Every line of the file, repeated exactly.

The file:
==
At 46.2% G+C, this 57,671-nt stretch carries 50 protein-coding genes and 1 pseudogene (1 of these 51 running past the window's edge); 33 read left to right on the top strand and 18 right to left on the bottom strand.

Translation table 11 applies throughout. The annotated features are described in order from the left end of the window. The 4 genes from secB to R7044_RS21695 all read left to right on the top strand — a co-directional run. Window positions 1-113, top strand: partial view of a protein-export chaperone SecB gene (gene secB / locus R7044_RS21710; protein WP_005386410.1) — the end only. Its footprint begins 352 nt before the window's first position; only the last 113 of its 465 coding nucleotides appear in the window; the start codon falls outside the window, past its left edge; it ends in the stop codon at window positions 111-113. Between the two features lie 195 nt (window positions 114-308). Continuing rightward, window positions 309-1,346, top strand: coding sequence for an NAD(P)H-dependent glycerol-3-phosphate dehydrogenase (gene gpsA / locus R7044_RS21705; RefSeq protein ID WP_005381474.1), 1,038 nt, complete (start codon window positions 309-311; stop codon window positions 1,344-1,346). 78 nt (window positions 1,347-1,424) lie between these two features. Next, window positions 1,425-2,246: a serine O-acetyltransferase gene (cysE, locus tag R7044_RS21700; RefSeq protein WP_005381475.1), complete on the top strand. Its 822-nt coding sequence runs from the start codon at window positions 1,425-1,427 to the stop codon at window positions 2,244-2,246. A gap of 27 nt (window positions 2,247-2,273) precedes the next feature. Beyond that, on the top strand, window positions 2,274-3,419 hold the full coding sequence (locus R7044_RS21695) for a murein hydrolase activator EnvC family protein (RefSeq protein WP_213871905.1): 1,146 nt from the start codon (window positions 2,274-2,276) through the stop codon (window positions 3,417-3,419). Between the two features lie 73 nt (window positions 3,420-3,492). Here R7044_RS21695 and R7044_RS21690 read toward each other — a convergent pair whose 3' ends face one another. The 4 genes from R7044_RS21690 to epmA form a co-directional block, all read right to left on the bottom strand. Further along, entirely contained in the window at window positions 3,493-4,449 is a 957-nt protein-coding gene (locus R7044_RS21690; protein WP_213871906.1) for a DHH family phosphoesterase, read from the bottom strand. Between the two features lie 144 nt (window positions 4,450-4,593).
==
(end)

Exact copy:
At 46.2% G+C, this 57,671-nt stretch carries 50 protein-coding genes and 1 pseudogene (1 of these 51 running past the window's edge); 33 read left to right on the top strand and 18 right to left on the bottom strand.

Translation table 11 applies throughout. The annotated features are described in order from the left end of the window. The 4 genes from secB to R7044_RS21695 all read left to right on the top strand — a co-directional run. Window positions 1-113, top strand: partial view of a protein-export chaperone SecB gene (gene secB / locus R7044_RS21710; protein WP_005386410.1) — the end only. Its footprint begins 352 nt before the window's first position; only the last 113 of its 465 coding nucleotides appear in the window; the start codon falls outside the window, past its left edge; it ends in the stop codon at window positions 111-113. Between the two features lie 195 nt (window positions 114-308). Continuing rightward, window positions 309-1,346, top strand: coding sequence for an NAD(P)H-dependent glycerol-3-phosphate dehydrogenase (gene gpsA / locus R7044_RS21705; RefSeq protein ID WP_005381474.1), 1,038 nt, complete (start codon window positions 309-311; stop codon window positions 1,344-1,346). 78 nt (window positions 1,347-1,424) lie between these two features. Next, window positions 1,425-2,246: a serine O-acetyltransferase gene (cysE, locus tag R7044_RS21700; RefSeq protein WP_005381475.1), complete on the top strand. Its 822-nt coding sequence runs from the start codon at window positions 1,425-1,427 to the stop codon at window positions 2,244-2,246. A gap of 27 nt (window positions 2,247-2,273) precedes the next feature. Beyond that, on the top strand, window positions 2,274-3,419 hold the full coding sequence (locus R7044_RS21695) for a murein hydrolase activator EnvC family protein (RefSeq protein WP_213871905.1): 1,146 nt from the start codon (window positions 2,274-2,276) through the stop codon (window positions 3,417-3,419). Between the two features lie 73 nt (window positions 3,420-3,492). Here R7044_RS21695 and R7044_RS21690 read toward each other — a convergent pair whose 3' ends face one another. The 4 genes from R7044_RS21690 to epmA form a co-directional block, all read right to left on the bottom strand. Further along, entirely contained in the window at window positions 3,493-4,449 is a 957-nt protein-coding gene (locus R7044_RS21690; protein WP_213871906.1) for a DHH family phosphoesterase, read from the bottom strand. Between the two features lie 144 nt (window positions 4,450-4,593).